1.12.2007

Watching the Detective

I suspect I wasn’t born a detective. I suspect my occupation was cultivated in my youth. However, as with many of life’s mysteries, I’ll never know, will I?

As I went about my young life climbing and playing, racing the neighborhood, shooting unpopped popcorn through a peashooter at parked cars, things were happening around me. Things no one was talking about. Things I was blind and deaf to. I embodied innocence in a not so innocent world.

In my third grade year, the bomb exploded in my upper middle class home. Climbing from the rubble, I watched as my parents came and went in shifts. I learned about hospitals of the physical and psychological kind. I learned that asking questions might not get you answers, especially if you have no way of knowing which questions to ask.

So much was going on in my world that I didn’t even know how much I didn’t know, but eventually my subconscious caught on and planted the seed that if you want to know anything, you better pay attention. There are signs, my subconscious warned. Only the savvy and the attentive will know.

The Detective was born.

I imagine what I’m not hearing and what isn’t being said. I look over my shoulder, search for clues and signs and indications and hints. I take notes. Friends come to me, my skill at detection well known, and ask, “What do you think it means?” My powers of observation and analysis are well respected. I offer answers. I serve the people.

And I’m tired.

I’m tired of not trusting in what I don’t hear. I’m tired of imagining what is being said between the lines. I’m tired of waiting for the next bomb to drop, in believing that if I’m more vigilant in my detection I can get out of the wake of the explosion before I end up in the rubble again.

I used to see my story as one of survival, of making the best out of the bad, of using adversity to hone independence and create a pocket of powers. And all of that is true, but more is true as well.

Children should not be protected from all that is bad. Absence of information and explanation creates a lack of trust, for once the curtain is pulled aside and the protected learns the truth, he doesn’t know what to believe in the future.

If you want to protect your children from a lifetime of healing, let them heal in pieces from the beginning. Share pain in small doses. Share truth in age appropriate terms. This does not mean bleeding all over the child. A child can choose to drown saving a parent. Throw your child a life preserver first. But do not protect with lies. Do not mask reality with well-rehearsed smiles and fairy tales.

Unless you want to raise a detective. A suspicious, somewhat-paranoid detective. A detective who will blame himself for his lack of belonging and trust. A detective who will always be searching, for there is undoubtedly something to be found. There certainly was in this detective’s childhood, and while one can’t blame the budding detective for not unearthing clues at such a young age, the detective may always believe that the clues were sitting waiting to be discovered. He may not believe it in his head, but he may somewhere deep in his soul.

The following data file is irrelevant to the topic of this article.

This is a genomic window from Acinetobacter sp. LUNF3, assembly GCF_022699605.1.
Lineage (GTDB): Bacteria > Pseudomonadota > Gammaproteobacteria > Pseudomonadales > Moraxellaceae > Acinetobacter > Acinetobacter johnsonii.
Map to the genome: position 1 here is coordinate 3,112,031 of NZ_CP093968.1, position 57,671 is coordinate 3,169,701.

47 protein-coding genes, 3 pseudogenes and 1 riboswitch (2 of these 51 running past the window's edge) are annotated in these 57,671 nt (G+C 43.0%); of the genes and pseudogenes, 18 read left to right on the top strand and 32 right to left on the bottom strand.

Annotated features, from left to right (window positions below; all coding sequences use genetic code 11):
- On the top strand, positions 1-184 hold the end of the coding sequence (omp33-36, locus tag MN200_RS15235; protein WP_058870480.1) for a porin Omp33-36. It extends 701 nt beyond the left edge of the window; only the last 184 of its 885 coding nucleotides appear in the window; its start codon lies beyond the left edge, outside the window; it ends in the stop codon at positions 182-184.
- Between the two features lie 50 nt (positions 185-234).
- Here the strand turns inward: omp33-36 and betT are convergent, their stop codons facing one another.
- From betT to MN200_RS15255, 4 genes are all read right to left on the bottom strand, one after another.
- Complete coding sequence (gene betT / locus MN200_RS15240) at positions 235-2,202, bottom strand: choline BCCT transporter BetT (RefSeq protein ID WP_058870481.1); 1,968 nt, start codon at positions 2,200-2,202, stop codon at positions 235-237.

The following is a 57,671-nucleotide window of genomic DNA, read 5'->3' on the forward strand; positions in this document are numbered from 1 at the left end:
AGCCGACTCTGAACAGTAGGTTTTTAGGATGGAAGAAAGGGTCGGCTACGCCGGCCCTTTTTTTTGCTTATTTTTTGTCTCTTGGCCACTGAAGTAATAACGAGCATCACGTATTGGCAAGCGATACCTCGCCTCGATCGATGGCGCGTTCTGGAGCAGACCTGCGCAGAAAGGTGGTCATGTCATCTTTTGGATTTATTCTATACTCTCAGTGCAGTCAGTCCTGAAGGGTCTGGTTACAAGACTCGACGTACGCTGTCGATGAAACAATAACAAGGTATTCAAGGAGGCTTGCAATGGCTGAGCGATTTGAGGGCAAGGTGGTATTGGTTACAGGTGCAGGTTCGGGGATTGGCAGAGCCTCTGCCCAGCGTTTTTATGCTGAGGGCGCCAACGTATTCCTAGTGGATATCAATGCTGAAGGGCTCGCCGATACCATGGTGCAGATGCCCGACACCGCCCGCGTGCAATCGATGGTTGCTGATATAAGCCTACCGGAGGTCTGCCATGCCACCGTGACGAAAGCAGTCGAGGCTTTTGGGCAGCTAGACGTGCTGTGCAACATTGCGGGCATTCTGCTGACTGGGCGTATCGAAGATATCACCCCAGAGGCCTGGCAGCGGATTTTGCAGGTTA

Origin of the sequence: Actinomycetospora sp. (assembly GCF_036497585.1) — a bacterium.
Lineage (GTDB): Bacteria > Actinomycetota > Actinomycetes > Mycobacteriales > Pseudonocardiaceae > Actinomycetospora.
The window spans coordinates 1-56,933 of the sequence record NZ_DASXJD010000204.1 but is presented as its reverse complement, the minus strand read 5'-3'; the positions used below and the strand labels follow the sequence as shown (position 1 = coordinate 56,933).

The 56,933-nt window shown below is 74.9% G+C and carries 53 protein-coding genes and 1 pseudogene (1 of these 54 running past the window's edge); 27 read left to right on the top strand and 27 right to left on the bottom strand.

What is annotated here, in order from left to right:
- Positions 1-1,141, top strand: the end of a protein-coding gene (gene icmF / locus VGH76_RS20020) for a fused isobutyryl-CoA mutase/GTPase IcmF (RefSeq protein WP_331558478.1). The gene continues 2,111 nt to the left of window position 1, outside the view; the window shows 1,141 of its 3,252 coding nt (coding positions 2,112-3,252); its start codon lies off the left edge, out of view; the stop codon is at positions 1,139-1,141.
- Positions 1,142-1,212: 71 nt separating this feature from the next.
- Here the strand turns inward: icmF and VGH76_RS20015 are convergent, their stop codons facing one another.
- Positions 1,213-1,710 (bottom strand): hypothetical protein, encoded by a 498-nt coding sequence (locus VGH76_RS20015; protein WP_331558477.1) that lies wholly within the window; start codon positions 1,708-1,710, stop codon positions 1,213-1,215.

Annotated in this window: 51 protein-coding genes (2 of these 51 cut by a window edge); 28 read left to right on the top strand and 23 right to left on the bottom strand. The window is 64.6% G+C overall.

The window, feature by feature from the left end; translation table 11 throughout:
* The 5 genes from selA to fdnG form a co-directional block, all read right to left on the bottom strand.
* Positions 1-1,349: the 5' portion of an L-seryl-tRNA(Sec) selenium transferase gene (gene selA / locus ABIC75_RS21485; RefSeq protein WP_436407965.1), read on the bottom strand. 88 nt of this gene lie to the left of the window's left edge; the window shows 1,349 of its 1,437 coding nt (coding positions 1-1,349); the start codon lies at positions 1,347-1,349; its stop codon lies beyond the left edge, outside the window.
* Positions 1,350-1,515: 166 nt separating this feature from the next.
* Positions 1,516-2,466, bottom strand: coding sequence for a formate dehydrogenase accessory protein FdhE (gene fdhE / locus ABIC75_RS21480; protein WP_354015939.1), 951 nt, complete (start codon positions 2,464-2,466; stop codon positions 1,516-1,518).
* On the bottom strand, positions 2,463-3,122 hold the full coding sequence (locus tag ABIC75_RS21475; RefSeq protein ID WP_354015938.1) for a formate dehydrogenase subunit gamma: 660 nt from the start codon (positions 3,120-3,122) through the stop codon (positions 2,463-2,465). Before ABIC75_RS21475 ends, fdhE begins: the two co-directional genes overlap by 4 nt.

But take heart. It’s not so serious. The Detective has fun. The Detective figures out movies before the rest of the audience. The Detective seldom says, I never saw that coming.

The Detective even has enough savvy to eventually figure out what’s been nagging him for years. The Detective can turn his detective powers on himself. It’s the beauty of living. Everything moves and changes. The absolutes are the beginning, not the end.


8 comments:

ecm said...

I really liked this as I was always wanting to be Nancy Drew...however I don't think I ever developed the skill set. And I really think you are right about kids. May you find some respite from sleuthing.

QT said...

Mmmm. I am so torn by this post. There are some facts, when someone finally tells them to me, I am all "seriously?" like I am really shocked. Then there are times when I get a feeling in my gut and I know it is right and lo and behold it pans out.

Can you be a half-detective?

Deezee said...

QT-

I would say, from a place of authority, half-detective very possible.

V-Grrrl said...

Ah, there's detective work that makes life better and detective work that grinds it to a halt and stunts all progress.

Knowing which situations to leave alone and which to dissect and analyze can be maddening, in every sense of the word.

Rach said...

I understand what you mean when you say you are tired of imagining what is between the lines. When I have too many evenings on my own, I tend to do post mortems on coversations and inuendos and often with quite catastrophic results. Is it a woman think, to overanalyse everything to death?
Great post

Spill The Beans said...

I'm a detective too. I became one when I was married. I learned to read behind the lines, see what wasn't being said, snoop and find.

I hate it.

I want to stop being that person. I just want to be.

Neil said...

I would think being a detective on yourself can be a dangerous thing. You're never going to fully solve that mystery.

madness rivera said...

Amen on the parenting part. It's such a painful part of parenting I find; to have to expose them to life's less-joyful truths. But it is necessary for them to be aware and alert and for us to help them sort out their feelings.